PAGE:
They are also working with media partners – Euractiv in France and in Germany. Both outlets have agreed to put a widget on their own sites. This means readers can participate in EurHope without having to leave the site. Social media also plays an important part in their online strategy. Offline, they work with a wide range of partners at different levels and in different sectors of society. In this way, they hope to reach a range of people across many places.
Panels & platforms work best together
Nahr is eager to expand synergies between online and offline participation, going forward. “I believe deliberative and participatory, panels and platforms can go hand-in-hand” he says. Referring to the Conference on the Future of Europe, he explains how a side consultation involving those online participants who received high-levels of support for their proposals, were invited to attend a panel discussion with Ministers, MEPs and policy-makers. Nine out of ten of these people told them that they had very little knowledge or interest in the EU, before this, says Nahr.
Getting online and offline approaches to citizen participation to reinforce one another is optimal. Nahr suggests starting with a broad initial online consultation process to help set a widely supported agenda. This agenda can then be discussed in more depth and detail by a citizens’ panel. Then, ideally, the findings of the panel should be disseminated back online so that a wider, maxi public can respond to them. Such an approach also helps create “a stronger media echo”, says Nahr.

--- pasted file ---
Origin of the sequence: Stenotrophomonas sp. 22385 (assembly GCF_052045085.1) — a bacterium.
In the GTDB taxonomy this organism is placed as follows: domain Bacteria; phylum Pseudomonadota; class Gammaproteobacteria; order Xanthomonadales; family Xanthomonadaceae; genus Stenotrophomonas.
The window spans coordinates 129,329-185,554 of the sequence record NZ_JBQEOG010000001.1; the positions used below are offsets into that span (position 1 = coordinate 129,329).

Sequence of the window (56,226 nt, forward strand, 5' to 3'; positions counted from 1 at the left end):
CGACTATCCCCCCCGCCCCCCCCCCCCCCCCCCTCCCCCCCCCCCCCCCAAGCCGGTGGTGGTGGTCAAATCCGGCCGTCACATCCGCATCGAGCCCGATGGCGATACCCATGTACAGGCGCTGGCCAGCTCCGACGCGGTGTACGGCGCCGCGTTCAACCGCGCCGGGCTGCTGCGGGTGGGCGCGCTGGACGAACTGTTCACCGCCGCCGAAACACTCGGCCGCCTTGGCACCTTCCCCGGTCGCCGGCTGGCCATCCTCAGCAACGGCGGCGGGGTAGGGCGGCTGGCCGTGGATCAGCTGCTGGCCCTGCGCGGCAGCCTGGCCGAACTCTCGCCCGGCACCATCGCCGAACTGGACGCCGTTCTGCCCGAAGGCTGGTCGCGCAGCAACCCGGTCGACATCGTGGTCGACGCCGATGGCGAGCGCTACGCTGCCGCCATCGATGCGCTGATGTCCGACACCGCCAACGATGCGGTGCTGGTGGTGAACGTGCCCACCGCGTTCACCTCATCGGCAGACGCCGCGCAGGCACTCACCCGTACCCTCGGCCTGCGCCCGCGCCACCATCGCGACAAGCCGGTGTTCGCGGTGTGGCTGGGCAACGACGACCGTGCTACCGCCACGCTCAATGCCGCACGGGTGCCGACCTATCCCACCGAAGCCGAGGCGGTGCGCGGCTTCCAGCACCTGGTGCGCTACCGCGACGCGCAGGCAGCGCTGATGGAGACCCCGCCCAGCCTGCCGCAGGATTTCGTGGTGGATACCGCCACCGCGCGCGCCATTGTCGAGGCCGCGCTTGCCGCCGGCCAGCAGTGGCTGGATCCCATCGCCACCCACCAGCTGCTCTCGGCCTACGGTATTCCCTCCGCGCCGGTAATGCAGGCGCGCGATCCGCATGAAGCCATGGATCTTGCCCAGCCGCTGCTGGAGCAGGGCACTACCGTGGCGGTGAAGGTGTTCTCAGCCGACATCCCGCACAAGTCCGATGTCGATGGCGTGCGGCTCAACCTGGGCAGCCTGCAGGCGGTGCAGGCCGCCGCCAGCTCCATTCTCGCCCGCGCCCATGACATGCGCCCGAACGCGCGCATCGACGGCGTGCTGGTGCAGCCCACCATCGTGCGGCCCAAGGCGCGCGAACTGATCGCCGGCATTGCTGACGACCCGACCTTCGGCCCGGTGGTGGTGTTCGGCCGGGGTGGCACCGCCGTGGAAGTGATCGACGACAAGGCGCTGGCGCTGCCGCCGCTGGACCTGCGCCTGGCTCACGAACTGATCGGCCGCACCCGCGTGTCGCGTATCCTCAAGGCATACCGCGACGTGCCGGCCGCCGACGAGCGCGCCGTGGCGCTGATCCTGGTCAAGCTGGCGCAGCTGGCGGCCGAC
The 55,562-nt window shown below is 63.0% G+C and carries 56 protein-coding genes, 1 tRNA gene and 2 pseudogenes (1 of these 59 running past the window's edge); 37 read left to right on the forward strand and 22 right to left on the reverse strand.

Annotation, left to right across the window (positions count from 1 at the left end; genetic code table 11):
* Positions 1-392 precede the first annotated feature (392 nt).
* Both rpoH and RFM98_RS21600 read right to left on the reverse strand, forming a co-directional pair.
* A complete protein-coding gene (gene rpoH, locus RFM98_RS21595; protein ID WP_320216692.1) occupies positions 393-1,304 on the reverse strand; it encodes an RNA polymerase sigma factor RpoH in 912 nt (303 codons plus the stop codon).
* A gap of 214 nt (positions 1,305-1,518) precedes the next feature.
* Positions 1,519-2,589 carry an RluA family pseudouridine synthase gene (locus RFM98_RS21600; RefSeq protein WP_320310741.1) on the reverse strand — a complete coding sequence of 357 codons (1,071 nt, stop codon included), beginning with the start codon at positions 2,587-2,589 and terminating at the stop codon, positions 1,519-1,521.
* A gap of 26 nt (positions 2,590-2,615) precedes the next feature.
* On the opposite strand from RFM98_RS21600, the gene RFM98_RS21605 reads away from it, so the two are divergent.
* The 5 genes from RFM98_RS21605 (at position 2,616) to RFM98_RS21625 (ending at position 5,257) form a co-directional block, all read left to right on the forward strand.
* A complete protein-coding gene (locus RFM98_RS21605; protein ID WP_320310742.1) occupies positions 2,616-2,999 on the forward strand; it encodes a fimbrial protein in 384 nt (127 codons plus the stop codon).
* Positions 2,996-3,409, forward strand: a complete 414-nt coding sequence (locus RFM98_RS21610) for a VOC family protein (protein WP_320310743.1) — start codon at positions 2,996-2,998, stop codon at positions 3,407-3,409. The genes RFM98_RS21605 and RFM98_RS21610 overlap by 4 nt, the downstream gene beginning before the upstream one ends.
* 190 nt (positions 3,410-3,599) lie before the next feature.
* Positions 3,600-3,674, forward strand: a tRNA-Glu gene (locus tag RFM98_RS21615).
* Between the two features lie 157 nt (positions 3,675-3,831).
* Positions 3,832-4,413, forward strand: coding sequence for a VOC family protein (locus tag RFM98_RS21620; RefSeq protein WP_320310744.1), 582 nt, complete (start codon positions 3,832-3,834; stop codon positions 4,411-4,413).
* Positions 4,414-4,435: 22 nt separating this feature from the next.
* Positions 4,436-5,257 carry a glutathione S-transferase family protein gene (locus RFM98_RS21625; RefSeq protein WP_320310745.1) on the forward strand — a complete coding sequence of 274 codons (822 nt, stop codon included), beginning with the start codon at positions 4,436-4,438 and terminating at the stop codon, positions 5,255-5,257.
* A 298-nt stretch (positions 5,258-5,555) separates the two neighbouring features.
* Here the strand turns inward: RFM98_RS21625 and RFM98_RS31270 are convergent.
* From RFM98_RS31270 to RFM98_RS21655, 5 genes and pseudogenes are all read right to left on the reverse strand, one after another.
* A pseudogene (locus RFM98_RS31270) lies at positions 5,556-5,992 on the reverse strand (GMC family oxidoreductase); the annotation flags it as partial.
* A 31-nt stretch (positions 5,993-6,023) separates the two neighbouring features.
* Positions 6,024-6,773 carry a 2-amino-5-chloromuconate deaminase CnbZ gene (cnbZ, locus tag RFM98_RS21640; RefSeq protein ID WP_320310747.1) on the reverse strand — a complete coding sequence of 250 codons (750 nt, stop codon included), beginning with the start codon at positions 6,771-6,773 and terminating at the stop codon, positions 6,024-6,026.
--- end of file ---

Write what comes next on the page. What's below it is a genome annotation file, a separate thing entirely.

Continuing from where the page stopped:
Can Europe lead on civic tech innovation?
Talking about the future of civic tech in Europe, Nahr highlights the wide variety of tools and methodologies in the sector which are suited to solving a wide range of problems. However, he also emphasises the need for EU institutions to be open to innovation and brave enough to fully embrace the range of new solutions and approaches on offer. “Civic tech can definitely give people a seat at the table, who otherwise might not have had one” affirms Nahr.